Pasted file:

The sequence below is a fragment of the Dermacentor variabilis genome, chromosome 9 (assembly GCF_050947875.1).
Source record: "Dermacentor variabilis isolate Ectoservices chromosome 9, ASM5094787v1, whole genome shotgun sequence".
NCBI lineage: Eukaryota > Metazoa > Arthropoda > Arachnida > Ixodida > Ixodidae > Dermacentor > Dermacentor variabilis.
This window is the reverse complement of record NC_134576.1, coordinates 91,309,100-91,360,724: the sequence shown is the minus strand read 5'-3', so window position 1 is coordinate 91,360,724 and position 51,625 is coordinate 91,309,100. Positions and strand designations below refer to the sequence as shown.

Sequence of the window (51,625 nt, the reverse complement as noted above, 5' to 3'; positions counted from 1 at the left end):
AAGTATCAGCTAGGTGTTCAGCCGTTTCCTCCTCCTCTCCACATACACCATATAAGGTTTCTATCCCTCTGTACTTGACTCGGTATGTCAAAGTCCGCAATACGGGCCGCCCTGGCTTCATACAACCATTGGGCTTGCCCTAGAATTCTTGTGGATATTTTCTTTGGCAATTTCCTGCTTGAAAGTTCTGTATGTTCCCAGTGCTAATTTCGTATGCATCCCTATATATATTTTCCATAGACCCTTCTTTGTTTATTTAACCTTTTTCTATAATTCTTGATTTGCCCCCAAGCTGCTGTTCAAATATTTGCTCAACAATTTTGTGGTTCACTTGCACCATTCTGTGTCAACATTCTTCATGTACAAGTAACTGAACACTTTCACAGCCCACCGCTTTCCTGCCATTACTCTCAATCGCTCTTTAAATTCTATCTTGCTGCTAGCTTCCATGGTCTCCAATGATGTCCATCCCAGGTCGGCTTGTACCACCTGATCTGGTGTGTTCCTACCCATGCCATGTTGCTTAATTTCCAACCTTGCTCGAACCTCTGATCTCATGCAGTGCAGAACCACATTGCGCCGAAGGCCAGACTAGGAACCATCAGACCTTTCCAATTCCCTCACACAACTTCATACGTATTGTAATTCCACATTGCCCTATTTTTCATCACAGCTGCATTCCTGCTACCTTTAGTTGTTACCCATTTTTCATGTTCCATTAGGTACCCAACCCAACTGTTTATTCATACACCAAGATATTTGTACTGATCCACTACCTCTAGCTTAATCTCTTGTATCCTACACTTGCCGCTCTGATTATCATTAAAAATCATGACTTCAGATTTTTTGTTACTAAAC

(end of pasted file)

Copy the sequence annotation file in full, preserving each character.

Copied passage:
The sequence below is a fragment of the Dermacentor variabilis genome, chromosome 9 (assembly GCF_050947875.1).
Source record: "Dermacentor variabilis isolate Ectoservices chromosome 9, ASM5094787v1, whole genome shotgun sequence".
NCBI lineage: Eukaryota > Metazoa > Arthropoda > Arachnida > Ixodida > Ixodidae > Dermacentor > Dermacentor variabilis.
This window is the reverse complement of record NC_134576.1, coordinates 91,309,100-91,360,724: the sequence shown is the minus strand read 5'-3', so window position 1 is coordinate 91,360,724 and position 51,625 is coordinate 91,309,100. Positions and strand designations below refer to the sequence as shown.

Sequence of the window (51,625 nt, the reverse complement as noted above, 5' to 3'; positions counted from 1 at the left end):
AAGTATCAGCTAGGTGTTCAGCCGTTTCCTCCTCCTCTCCACATACACCATATAAGGTTTCTATCCCTCTGTACTTGACTCGGTATGTCAAAGTCCGCAATACGGGCCGCCCTGGCTTCATACAACCATTGGGCTTGCCCTAGAATTCTTGTGGATATTTTCTTTGGCAATTTCCTGCTTGAAAGTTCTGTATGTTCCCAGTGCTAATTTCGTATGCATCCCTATATATATTTTCCATAGACCCTTCTTTGTTTATTTAACCTTTTTCTATAATTCTTGATTTGCCCCCAAGCTGCTGTTCAAATATTTGCTCAACAATTTTGTGGTTCACTTGCACCATTCTGTGTCAACATTCTTCATGTACAAGTAACTGAACACTTTCACAGCCCACCGCTTTCCTGCCATTACTCTCAATCGCTCTTTAAATTCTATCTTGCTGCTAGCTTCCATGGTCTCCAATGATGTCCATCCCAGGTCGGCTTGTACCACCTGATCTGGTGTGTTCCTACCCATGCCATGTTGCTTAATTTCCAACCTTGCTCGAACCTCTGATCTCATGCAGTGCAGAACCACATTGCGCCGAAGGCCAGACTAGGAACCATCAGACCTTTCCAATTCCCTCACACAACTTCATACGTATTGTAATTCCACATTGCCCTATTTTTCATCACAGCTGCATTCCTGCTACCTTTAGTTGTTACCCATTTTTCATGTTCCATTAGGTACCCAACCCAACTGTTTATTCATACACCAAGATATTTGTACTGATCCACTACCTCTAGCTTAATCTCTTGTATCCTACACTTGCCGCTCTGATTATCATTAAAAATCATGACTTCAGATTTTTTGTTACTAAAC